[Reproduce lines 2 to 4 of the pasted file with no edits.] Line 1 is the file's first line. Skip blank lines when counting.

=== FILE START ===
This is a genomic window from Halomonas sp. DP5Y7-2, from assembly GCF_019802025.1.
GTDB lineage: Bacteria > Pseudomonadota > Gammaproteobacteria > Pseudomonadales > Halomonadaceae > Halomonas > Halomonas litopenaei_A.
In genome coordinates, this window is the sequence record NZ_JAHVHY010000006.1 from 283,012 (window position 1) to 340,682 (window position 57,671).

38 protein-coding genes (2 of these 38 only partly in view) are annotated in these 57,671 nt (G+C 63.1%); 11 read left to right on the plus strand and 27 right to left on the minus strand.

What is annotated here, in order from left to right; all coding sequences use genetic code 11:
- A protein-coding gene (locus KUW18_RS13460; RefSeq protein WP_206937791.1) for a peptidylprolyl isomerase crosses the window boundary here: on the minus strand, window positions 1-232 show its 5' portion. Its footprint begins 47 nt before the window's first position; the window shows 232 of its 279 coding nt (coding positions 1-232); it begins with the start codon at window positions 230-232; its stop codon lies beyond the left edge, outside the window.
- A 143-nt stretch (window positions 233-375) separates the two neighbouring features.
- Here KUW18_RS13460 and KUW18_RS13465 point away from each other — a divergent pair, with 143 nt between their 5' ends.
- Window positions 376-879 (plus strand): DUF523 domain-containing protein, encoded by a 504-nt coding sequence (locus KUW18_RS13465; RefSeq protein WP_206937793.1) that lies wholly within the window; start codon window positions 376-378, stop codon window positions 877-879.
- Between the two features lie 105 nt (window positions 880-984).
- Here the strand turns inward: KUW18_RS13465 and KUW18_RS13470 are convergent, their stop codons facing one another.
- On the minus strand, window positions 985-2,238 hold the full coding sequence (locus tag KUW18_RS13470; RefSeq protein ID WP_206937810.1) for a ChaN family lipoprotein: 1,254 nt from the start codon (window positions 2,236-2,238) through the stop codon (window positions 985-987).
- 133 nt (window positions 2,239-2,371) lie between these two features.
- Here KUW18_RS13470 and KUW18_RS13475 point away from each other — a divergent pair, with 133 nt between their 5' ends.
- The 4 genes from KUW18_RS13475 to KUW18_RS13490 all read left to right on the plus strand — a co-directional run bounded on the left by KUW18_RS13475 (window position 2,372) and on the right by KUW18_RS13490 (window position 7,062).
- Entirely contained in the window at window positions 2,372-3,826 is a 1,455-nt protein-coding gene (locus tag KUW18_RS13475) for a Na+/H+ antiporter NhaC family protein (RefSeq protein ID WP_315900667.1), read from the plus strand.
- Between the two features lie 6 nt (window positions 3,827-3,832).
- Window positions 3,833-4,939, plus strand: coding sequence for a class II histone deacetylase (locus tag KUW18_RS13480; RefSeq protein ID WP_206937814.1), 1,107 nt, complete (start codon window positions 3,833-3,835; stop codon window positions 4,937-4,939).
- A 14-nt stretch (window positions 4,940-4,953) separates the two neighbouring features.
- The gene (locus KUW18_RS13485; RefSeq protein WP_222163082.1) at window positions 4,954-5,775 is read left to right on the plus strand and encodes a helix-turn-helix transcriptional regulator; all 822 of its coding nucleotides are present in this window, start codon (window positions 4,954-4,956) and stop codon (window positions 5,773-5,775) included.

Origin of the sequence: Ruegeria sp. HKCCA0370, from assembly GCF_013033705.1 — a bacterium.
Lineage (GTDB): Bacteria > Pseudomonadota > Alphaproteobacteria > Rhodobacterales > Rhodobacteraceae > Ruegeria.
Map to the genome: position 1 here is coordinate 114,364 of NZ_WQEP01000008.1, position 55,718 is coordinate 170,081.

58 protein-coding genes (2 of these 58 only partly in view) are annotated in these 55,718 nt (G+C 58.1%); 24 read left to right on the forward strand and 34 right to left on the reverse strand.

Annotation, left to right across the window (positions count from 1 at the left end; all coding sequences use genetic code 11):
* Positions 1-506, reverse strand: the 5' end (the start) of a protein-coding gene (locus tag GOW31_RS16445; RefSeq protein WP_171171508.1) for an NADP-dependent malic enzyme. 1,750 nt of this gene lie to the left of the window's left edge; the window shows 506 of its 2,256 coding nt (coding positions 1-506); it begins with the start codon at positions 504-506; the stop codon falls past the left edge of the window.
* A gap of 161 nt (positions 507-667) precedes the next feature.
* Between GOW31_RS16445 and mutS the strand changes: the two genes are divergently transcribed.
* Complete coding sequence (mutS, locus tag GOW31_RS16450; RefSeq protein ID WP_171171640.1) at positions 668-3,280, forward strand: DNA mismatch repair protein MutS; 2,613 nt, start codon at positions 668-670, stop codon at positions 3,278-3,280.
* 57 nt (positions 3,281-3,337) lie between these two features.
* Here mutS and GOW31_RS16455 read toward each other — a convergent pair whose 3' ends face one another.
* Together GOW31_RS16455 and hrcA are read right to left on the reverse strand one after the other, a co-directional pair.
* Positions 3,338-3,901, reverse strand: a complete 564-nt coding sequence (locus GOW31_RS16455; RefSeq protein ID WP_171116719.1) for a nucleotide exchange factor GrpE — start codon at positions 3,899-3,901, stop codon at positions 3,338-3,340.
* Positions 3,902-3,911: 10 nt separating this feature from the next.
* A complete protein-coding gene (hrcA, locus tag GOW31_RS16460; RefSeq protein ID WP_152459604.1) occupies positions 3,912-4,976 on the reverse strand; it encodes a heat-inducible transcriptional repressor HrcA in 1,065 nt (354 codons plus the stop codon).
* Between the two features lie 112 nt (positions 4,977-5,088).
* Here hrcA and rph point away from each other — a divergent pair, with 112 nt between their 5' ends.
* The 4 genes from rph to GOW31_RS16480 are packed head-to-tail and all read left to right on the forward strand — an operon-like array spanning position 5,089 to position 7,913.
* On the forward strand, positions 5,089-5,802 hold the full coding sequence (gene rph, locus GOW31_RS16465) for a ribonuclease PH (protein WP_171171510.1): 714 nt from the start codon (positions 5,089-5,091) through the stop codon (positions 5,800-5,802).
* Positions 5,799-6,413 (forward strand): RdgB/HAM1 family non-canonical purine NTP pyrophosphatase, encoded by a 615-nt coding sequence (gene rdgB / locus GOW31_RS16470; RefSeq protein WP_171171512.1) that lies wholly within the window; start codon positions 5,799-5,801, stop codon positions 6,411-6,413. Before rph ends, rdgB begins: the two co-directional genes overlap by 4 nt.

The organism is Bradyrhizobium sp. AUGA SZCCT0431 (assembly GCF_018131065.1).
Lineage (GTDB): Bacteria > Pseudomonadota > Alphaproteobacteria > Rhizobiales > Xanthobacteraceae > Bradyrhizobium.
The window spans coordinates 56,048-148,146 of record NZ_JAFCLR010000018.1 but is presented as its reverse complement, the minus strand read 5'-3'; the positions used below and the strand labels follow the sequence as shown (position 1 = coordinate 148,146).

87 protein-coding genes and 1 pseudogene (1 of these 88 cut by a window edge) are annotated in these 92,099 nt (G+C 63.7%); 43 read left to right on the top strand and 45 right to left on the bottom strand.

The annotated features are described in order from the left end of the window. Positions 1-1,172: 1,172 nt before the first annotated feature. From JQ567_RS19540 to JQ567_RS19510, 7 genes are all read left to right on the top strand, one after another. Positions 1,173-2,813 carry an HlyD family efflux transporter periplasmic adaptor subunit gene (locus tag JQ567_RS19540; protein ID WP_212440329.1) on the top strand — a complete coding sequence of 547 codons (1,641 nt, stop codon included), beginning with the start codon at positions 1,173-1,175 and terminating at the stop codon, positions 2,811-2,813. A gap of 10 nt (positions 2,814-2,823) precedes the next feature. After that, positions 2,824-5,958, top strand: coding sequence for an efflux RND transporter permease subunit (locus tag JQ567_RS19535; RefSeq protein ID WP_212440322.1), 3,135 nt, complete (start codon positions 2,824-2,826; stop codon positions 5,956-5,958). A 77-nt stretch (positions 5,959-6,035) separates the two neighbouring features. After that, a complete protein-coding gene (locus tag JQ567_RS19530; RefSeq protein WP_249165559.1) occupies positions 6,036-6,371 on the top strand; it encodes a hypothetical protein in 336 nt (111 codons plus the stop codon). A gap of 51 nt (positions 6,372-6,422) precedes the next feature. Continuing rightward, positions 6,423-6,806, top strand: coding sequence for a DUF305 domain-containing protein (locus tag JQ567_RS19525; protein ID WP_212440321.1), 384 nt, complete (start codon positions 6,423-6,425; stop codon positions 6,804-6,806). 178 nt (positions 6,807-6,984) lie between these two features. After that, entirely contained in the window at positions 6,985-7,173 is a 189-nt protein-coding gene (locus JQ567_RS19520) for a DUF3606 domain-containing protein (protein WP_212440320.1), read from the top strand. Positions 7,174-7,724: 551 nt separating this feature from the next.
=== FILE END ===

GTDB lineage: Bacteria > Pseudomonadota > Gammaproteobacteria > Pseudomonadales > Halomonadaceae > Halomonas > Halomonas litopenaei_A.
In genome coordinates, this window is the sequence record NZ_JAHVHY010000006.1 from 283,012 (window position 1) to 340,682 (window position 57,671).

38 protein-coding genes (2 of these 38 only partly in view) are annotated in these 57,671 nt (G+C 63.1%); 11 read left to right on the plus strand and 27 right to left on the minus strand.